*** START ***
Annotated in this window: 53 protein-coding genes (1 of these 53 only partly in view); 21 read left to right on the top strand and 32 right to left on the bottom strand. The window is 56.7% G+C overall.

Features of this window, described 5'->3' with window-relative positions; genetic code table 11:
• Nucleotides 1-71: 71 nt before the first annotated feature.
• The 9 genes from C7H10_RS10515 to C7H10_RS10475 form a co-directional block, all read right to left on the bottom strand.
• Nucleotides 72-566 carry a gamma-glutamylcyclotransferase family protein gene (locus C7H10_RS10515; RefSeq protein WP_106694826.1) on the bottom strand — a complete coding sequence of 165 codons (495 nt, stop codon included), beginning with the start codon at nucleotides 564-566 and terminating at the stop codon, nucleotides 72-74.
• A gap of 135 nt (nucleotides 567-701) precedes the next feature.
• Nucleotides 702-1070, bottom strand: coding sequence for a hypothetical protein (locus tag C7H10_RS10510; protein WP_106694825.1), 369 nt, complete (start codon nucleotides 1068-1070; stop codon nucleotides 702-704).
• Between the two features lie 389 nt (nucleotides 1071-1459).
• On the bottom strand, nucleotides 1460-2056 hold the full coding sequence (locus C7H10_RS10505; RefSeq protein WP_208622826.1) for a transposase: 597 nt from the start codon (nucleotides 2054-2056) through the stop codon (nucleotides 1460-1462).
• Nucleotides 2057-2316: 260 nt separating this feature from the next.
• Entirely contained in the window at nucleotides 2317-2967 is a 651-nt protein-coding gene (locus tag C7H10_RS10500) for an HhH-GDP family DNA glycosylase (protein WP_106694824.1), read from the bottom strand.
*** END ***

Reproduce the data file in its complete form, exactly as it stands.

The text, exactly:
Annotated in this window: 53 protein-coding genes (1 of these 53 only partly in view); 21 read left to right on the top strand and 32 right to left on the bottom strand. The window is 56.7% G+C overall.

Features of this window, described 5'->3' with window-relative positions; genetic code table 11:
• Nucleotides 1-71: 71 nt before the first annotated feature.
• The 9 genes from C7H10_RS10515 to C7H10_RS10475 form a co-directional block, all read right to left on the bottom strand.
• Nucleotides 72-566 carry a gamma-glutamylcyclotransferase family protein gene (locus C7H10_RS10515; RefSeq protein WP_106694826.1) on the bottom strand — a complete coding sequence of 165 codons (495 nt, stop codon included), beginning with the start codon at nucleotides 564-566 and terminating at the stop codon, nucleotides 72-74.
• A gap of 135 nt (nucleotides 567-701) precedes the next feature.
• Nucleotides 702-1070, bottom strand: coding sequence for a hypothetical protein (locus tag C7H10_RS10510; protein WP_106694825.1), 369 nt, complete (start codon nucleotides 1068-1070; stop codon nucleotides 702-704).
• Between the two features lie 389 nt (nucleotides 1071-1459).
• On the bottom strand, nucleotides 1460-2056 hold the full coding sequence (locus C7H10_RS10505; RefSeq protein WP_208622826.1) for a transposase: 597 nt from the start codon (nucleotides 2054-2056) through the stop codon (nucleotides 1460-1462).
• Nucleotides 2057-2316: 260 nt separating this feature from the next.
• Entirely contained in the window at nucleotides 2317-2967 is a 651-nt protein-coding gene (locus tag C7H10_RS10500) for an HhH-GDP family DNA glycosylase (protein WP_106694824.1), read from the bottom strand.